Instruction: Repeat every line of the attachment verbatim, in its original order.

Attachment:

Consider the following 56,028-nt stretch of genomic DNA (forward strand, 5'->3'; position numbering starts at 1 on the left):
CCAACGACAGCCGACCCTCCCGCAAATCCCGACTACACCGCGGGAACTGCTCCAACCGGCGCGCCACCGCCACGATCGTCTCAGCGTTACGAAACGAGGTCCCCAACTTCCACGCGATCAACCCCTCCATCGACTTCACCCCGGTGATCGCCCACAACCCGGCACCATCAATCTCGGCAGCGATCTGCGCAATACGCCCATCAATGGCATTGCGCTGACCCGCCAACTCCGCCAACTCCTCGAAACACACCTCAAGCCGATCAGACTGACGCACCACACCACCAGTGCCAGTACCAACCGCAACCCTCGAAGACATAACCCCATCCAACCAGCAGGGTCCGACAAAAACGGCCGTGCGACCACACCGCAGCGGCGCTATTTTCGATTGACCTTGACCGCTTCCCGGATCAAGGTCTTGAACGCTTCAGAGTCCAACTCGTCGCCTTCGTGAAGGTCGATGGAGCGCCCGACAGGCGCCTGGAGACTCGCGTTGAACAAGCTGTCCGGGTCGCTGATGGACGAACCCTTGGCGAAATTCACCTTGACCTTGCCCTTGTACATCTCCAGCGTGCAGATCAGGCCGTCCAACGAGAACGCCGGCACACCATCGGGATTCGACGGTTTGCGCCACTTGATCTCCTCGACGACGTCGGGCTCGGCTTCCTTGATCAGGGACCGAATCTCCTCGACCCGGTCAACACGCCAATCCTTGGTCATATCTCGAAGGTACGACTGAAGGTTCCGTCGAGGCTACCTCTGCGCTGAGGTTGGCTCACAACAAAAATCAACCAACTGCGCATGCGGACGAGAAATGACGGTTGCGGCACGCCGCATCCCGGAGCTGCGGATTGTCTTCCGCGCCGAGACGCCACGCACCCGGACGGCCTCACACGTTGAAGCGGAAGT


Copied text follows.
Consider the following 56,028-nt stretch of genomic DNA (forward strand, 5'->3'; position numbering starts at 1 on the left):
CCAACGACAGCCGACCCTCCCGCAAATCCCGACTACACCGCGGGAACTGCTCCAACCGGCGCGCCACCGCCACGATCGTCTCAGCGTTACGAAACGAGGTCCCCAACTTCCACGCGATCAACCCCTCCATCGACTTCACCCCGGTGATCGCCCACAACCCGGCACCATCAATCTCGGCAGCGATCTGCGCAATACGCCCATCAATGGCATTGCGCTGACCCGCCAACTCCGCCAACTCCTCGAAACACACCTCAAGCCGATCAGACTGACGCACCACACCACCAGTGCCAGTACCAACCGCAACCCTCGAAGACATAACCCCATCCAACCAGCAGGGTCCGACAAAAACGGCCGTGCGACCACACCGCAGCGGCGCTATTTTCGATTGACCTTGACCGCTTCCCGGATCAAGGTCTTGAACGCTTCAGAGTCCAACTCGTCGCCTTCGTGAAGGTCGATGGAGCGCCCGACAGGCGCCTGGAGACTCGCGTTGAACAAGCTGTCCGGGTCGCTGATGGACGAACCCTTGGCGAAATTCACCTTGACCTTGCCCTTGTACATCTCCAGCGTGCAGATCAGGCCGTCCAACGAGAACGCCGGCACACCATCGGGATTCGACGGTTTGCGCCACTTGATCTCCTCGACGACGTCGGGCTCGGCTTCCTTGATCAGGGACCGAATCTCCTCGACCCGGTCAACACGCCAATCCTTGGTCATATCTCGAAGGTACGACTGAAGGTTCCGTCGAGGCTACCTCTGCGCTGAGGTTGGCTCACAACAAAAATCAACCAACTGCGCATGCGGACGAGAAATGACGGTTGCGGCACGCCGCATCCCGGAGCTGCGGATTGTCTTCCGCGCCGAGACGCCACGCACCCGGACGGCCTCACACGTTGAAGCGGAAGT